Q.  Unpaid debt from years ago has damaged my credit and some has been charged off.  Should I be contacting these collection companies to see if there is an outstanding amount and pay the past due debt? 

 

I’m sorry that you fell behind with your payments, but congratulations for wanting to deal with the issue.  Here’s what I recommend:

 

  • Make sure you have $1,000 in emergency savings collected first. No matter how well you plan your expenses, something unexpected seems to pop-up periodically and it’s good to be financially prepared.

 

  • If the creditors are not calling right now, the debt may have been charged off. I would not contact them at this time.  Instead, I’d recommend you begin to accumulate “debt settlement” money.  Set aside as much as your monthly budget allows.  Keep your spending as low as possible to quickly accumulate extra cash.

 

  • List your past due debt in smallest-to-largest balance order.  Once you have about 50% of the smallest debt saved in cash (not counting your $1,000 emergency fund), I would contact the first collection company (the one with the lowest balance owed).  Offer them 50% of the amount owed to settle the debt IN FULL. They may well take the offer as they are not expecting to collect anything at this point.  Most likely, they bought the past due debt for pennies on the dollar from another creditor, so a 50% settlement deal will turn a profit for them.

 

  • If they refuse, say, “OK, I’ll move on to another creditor.”  They may quickly change their mind!  If they don’t, continue saving each month until you get to 50% of the second largest debt.  Then try the 50% settlement offer with the second creditor.

 

  • Once you’ve made your way through the list, go back to the beginning and make the same offer to any that didn’t accept it the first time (again, after you’ve saved up enough cash to immediately send the agreed upon payment).  They may be more willing to accept it the second time around.

 

Over time, settling these accounts will help your credit score and remove the charge-off from your file.  Just remember to “wake up” only one creditor at a time!  Make a deal with them (if possible) and then move to the next creditor.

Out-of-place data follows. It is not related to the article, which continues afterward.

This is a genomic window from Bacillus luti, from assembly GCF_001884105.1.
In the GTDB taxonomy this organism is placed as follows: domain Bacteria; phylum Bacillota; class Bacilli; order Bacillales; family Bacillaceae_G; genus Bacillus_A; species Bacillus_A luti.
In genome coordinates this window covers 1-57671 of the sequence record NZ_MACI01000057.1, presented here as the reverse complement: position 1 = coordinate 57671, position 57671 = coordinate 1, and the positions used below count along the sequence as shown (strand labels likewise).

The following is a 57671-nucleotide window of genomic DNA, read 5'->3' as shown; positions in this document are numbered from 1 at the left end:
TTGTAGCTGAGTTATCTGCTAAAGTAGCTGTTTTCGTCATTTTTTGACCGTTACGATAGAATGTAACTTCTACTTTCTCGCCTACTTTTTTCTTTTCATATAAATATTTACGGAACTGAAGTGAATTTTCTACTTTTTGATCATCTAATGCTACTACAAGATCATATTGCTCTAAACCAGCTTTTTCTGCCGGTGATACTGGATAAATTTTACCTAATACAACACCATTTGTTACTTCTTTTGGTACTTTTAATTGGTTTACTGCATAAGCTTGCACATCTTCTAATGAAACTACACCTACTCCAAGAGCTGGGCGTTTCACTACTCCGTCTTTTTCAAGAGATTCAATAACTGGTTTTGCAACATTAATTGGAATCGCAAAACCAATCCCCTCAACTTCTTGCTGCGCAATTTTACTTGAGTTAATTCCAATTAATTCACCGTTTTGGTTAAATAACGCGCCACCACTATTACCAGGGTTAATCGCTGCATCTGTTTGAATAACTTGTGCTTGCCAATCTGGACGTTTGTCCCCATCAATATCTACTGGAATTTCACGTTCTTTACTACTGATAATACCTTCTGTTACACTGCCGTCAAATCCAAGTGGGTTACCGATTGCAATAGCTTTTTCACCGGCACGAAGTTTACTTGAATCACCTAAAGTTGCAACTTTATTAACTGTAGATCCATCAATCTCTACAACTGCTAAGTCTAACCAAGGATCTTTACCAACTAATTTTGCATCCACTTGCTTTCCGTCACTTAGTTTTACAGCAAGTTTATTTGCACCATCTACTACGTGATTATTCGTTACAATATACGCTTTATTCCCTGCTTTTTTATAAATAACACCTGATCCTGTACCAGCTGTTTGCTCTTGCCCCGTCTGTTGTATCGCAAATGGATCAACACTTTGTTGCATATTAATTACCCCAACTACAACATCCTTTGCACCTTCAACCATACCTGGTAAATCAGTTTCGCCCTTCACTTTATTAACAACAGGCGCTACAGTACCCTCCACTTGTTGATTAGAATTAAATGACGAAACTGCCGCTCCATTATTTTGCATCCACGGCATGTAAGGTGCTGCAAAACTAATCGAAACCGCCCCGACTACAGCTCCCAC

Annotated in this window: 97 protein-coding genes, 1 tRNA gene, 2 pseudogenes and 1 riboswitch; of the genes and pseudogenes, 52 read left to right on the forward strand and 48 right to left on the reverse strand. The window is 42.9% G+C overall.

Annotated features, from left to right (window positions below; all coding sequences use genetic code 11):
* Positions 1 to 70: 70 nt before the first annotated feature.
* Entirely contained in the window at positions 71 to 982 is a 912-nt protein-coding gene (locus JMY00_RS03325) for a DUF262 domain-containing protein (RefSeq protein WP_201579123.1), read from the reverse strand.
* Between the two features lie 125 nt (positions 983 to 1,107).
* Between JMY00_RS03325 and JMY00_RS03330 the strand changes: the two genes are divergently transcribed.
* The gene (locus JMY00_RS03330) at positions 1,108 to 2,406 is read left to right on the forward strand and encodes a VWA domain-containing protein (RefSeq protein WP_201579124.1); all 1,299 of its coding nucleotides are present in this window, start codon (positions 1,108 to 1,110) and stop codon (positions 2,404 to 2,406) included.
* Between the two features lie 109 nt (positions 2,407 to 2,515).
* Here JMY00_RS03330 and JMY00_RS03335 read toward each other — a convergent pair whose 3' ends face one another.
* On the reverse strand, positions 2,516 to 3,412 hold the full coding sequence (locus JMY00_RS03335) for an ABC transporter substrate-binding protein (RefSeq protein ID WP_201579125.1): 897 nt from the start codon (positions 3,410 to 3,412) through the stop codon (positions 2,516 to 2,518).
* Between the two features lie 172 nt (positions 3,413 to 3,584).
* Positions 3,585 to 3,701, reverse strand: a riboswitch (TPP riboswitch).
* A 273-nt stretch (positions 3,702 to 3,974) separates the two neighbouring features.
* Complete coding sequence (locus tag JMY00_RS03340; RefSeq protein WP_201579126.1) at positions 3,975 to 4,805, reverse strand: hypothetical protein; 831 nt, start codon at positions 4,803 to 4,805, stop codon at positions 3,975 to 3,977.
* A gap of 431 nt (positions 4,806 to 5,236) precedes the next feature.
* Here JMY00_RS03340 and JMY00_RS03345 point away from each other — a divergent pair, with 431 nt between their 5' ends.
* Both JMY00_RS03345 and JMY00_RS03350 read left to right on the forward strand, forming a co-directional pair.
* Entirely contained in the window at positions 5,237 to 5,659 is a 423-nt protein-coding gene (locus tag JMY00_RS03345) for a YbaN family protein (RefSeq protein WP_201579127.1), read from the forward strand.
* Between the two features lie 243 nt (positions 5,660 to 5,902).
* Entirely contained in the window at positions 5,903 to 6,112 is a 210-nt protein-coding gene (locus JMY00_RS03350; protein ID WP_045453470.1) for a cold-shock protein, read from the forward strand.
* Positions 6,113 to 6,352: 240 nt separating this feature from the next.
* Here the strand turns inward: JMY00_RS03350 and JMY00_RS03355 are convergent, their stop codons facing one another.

If you reach an agreement with a creditor and are going to send payment, here are some things to remember:

 

  • Only send payment after you have received confirmation IN WRITING that the payment will settle the account IN FULL.  An emailed confirmation is fine.  GET IT IN WRITING BEFORE SENDING PAYMENT.

 

  • Do not allow them electronic access to your account…..ever.  They may clean you out!

 

  • Go to your bank and get a Cashiers check and mail it via USPS Priority Mail.  This will give you a tracking number to prove they received it.  The cashiers check will keep them from knowing your personal checking account number (see #2).  It will cost a few bucks in postage (and possibly a fee for the cashiers check) but it is well worth it.

 

  • Keep a file with their written confirmation of settlement, a copy of the cashiers check and a print out of the delivery confirmation FOREVER.  They may pop back up years from now saying you owe them more money.  If that happens, send them copies of the written confirmation, Cashiers check and delivery confirmation.

 

John is a CPA and personal finance coach.  Email your questions to john@60minutefinance.com.

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If you need confidential financial coaching for your particular situation, please contact John for a no-cost, no-obligation discussion of your needs.

 

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